Overview of Hepatitis C and Skin

Connie M. Chung; Julia R. Nunley

Disclosures

Dermatology Nursing. 2006;18(5):425-430. 

In This Article

Abstract and Introduction

Hepatitis C (HCV) is the most common cause of chronic liver disease and hepatocellular carcinoma, as well as the leading indication for liver transplantation in the Western world. For many patients, cutaneous manifestations may be the only, the earliest, or the most apparent sign of the underlying infection. The dermatologic manifestations of HCV infection are reviewed.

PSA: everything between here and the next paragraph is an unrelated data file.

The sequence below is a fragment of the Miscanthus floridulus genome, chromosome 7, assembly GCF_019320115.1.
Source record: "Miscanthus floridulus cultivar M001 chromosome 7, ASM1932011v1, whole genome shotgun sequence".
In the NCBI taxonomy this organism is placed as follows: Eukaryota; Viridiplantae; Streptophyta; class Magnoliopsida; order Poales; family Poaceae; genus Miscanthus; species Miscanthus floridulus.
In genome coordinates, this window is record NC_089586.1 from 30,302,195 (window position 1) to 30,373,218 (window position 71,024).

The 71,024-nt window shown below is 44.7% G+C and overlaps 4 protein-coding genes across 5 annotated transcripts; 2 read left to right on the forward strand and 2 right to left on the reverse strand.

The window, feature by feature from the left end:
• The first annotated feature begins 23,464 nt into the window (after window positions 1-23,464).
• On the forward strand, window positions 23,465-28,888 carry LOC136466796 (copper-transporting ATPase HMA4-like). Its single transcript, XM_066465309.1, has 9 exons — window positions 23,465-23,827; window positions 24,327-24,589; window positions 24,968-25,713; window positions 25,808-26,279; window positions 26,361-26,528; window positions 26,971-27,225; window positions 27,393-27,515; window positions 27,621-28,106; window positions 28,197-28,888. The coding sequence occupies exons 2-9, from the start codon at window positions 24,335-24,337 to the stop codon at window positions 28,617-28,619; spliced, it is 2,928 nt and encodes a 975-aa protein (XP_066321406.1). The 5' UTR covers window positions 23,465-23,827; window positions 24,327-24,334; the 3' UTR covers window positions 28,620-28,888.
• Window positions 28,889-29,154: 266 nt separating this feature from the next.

Hepatitis C (HCV) affects nearly 170 million people worldwide and between 3 and 4 million Americans; 3% and 1.8% of the respective populations (Boyer et al., 2002; Pawlotsky, 2004; Pearlman, 2004). It is the most common cause of chronic liver disease and hepatocellular carcinoma, as well as the leading indication for liver transplantation in the Western world. There will be an estimated 35,000 new cases this year and the number of diagnosed cases is expected to quadruple between the years of 1990 to 2020 (Kim, 2002). Approximately 85% of those infected will develop chronic disease, 20% of whom will progress to cirrhosis over the ensuing 20 to 30 years (Pawlotsky, 2004). Once cirrhosis occurs, hepatocellular carcinoma develops at a rate of about 2% per year (Pearlman, 2004). Currently HCV accounts for 8,000 to 12,000 deaths per year in the United States, which is expected to triple by the year 2020 (Davis, Albright, Cook, & Rosenberg, 2003). Fortunately, treatment is cost effective and timely intervention may halt the natural progression of the disease and save lives (Davis et al., 2003). To do this, however, individuals with HCV infection must first be identified. For many patients, cutaneous manifestations may be the only, the earliest, or the most apparent sign of the underlying infection. Therefore, it is important to understand the dermatologic manifestations of HCV infection.

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